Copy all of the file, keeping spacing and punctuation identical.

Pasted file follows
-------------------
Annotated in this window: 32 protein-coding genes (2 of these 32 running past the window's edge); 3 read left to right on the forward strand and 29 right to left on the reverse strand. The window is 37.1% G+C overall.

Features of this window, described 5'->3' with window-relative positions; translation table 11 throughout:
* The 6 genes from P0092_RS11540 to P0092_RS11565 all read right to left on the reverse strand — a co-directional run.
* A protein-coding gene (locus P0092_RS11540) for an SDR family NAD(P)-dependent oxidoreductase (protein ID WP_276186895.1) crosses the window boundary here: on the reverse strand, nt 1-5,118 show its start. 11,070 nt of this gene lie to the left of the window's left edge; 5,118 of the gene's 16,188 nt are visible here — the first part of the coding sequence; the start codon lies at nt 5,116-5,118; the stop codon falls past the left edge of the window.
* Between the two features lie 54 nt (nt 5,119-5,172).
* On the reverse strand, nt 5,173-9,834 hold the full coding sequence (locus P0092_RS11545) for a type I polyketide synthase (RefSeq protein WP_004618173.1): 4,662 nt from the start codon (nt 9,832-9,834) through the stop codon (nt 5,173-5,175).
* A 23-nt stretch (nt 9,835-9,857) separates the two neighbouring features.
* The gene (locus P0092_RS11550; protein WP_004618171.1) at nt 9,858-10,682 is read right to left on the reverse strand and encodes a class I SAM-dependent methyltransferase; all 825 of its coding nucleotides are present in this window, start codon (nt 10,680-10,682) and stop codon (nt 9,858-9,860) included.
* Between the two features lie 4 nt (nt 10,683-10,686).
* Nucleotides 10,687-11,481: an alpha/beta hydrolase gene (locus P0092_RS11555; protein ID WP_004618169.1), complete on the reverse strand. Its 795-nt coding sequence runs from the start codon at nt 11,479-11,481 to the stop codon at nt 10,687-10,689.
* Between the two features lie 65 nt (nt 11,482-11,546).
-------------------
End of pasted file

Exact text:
Annotated in this window: 32 protein-coding genes (2 of these 32 running past the window's edge); 3 read left to right on the forward strand and 29 right to left on the reverse strand. The window is 37.1% G+C overall.

Features of this window, described 5'->3' with window-relative positions; translation table 11 throughout:
* The 6 genes from P0092_RS11540 to P0092_RS11565 all read right to left on the reverse strand — a co-directional run.
* A protein-coding gene (locus P0092_RS11540) for an SDR family NAD(P)-dependent oxidoreductase (protein ID WP_276186895.1) crosses the window boundary here: on the reverse strand, nt 1-5,118 show its start. 11,070 nt of this gene lie to the left of the window's left edge; 5,118 of the gene's 16,188 nt are visible here — the first part of the coding sequence; the start codon lies at nt 5,116-5,118; the stop codon falls past the left edge of the window.
* Between the two features lie 54 nt (nt 5,119-5,172).
* On the reverse strand, nt 5,173-9,834 hold the full coding sequence (locus P0092_RS11545) for a type I polyketide synthase (RefSeq protein WP_004618173.1): 4,662 nt from the start codon (nt 9,832-9,834) through the stop codon (nt 5,173-5,175).
* A 23-nt stretch (nt 9,835-9,857) separates the two neighbouring features.
* The gene (locus P0092_RS11550; protein WP_004618171.1) at nt 9,858-10,682 is read right to left on the reverse strand and encodes a class I SAM-dependent methyltransferase; all 825 of its coding nucleotides are present in this window, start codon (nt 10,680-10,682) and stop codon (nt 9,858-9,860) included.
* Between the two features lie 4 nt (nt 10,683-10,686).
* Nucleotides 10,687-11,481: an alpha/beta hydrolase gene (locus P0092_RS11555; protein ID WP_004618169.1), complete on the reverse strand. Its 795-nt coding sequence runs from the start codon at nt 11,479-11,481 to the stop codon at nt 10,687-10,689.
* Between the two features lie 65 nt (nt 11,482-11,546).